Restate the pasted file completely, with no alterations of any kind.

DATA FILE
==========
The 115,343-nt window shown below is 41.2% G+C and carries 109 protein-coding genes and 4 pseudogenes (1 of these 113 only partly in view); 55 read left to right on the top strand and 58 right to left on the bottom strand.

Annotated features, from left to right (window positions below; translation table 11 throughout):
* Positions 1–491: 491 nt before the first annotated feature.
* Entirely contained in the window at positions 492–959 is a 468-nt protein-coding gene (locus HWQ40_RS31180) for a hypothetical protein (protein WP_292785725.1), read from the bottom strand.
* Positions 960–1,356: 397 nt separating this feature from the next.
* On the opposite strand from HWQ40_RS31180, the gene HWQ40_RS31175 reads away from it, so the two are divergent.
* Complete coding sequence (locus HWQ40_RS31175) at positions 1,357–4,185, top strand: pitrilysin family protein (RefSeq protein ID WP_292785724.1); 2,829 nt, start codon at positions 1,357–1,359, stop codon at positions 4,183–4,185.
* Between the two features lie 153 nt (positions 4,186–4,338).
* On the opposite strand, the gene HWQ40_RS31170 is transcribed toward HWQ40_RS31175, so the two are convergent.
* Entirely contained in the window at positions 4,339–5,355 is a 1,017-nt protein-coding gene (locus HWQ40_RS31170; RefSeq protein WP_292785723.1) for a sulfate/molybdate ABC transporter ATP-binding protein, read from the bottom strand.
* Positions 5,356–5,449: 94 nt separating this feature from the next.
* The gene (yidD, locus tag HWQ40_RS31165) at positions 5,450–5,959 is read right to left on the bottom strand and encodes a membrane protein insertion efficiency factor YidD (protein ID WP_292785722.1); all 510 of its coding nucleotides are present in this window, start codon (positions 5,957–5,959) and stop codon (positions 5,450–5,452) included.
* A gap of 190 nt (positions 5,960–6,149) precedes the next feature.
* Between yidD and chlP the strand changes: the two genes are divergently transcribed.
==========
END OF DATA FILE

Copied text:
The 115,343-nt window shown below is 41.2% G+C and carries 109 protein-coding genes and 4 pseudogenes (1 of these 113 only partly in view); 55 read left to right on the top strand and 58 right to left on the bottom strand.

Annotated features, from left to right (window positions below; translation table 11 throughout):
* Positions 1–491: 491 nt before the first annotated feature.
* Entirely contained in the window at positions 492–959 is a 468-nt protein-coding gene (locus HWQ40_RS31180) for a hypothetical protein (protein WP_292785725.1), read from the bottom strand.
* Positions 960–1,356: 397 nt separating this feature from the next.
* On the opposite strand from HWQ40_RS31180, the gene HWQ40_RS31175 reads away from it, so the two are divergent.
* Complete coding sequence (locus HWQ40_RS31175) at positions 1,357–4,185, top strand: pitrilysin family protein (RefSeq protein ID WP_292785724.1); 2,829 nt, start codon at positions 1,357–1,359, stop codon at positions 4,183–4,185.
* Between the two features lie 153 nt (positions 4,186–4,338).
* On the opposite strand, the gene HWQ40_RS31170 is transcribed toward HWQ40_RS31175, so the two are convergent.
* Entirely contained in the window at positions 4,339–5,355 is a 1,017-nt protein-coding gene (locus HWQ40_RS31170; RefSeq protein WP_292785723.1) for a sulfate/molybdate ABC transporter ATP-binding protein, read from the bottom strand.
* Positions 5,356–5,449: 94 nt separating this feature from the next.
* The gene (yidD, locus tag HWQ40_RS31165) at positions 5,450–5,959 is read right to left on the bottom strand and encodes a membrane protein insertion efficiency factor YidD (protein ID WP_292785722.1); all 510 of its coding nucleotides are present in this window, start codon (positions 5,957–5,959) and stop codon (positions 5,450–5,452) included.
* A gap of 190 nt (positions 5,960–6,149) precedes the next feature.
* Between yidD and chlP the strand changes: the two genes are divergently transcribed.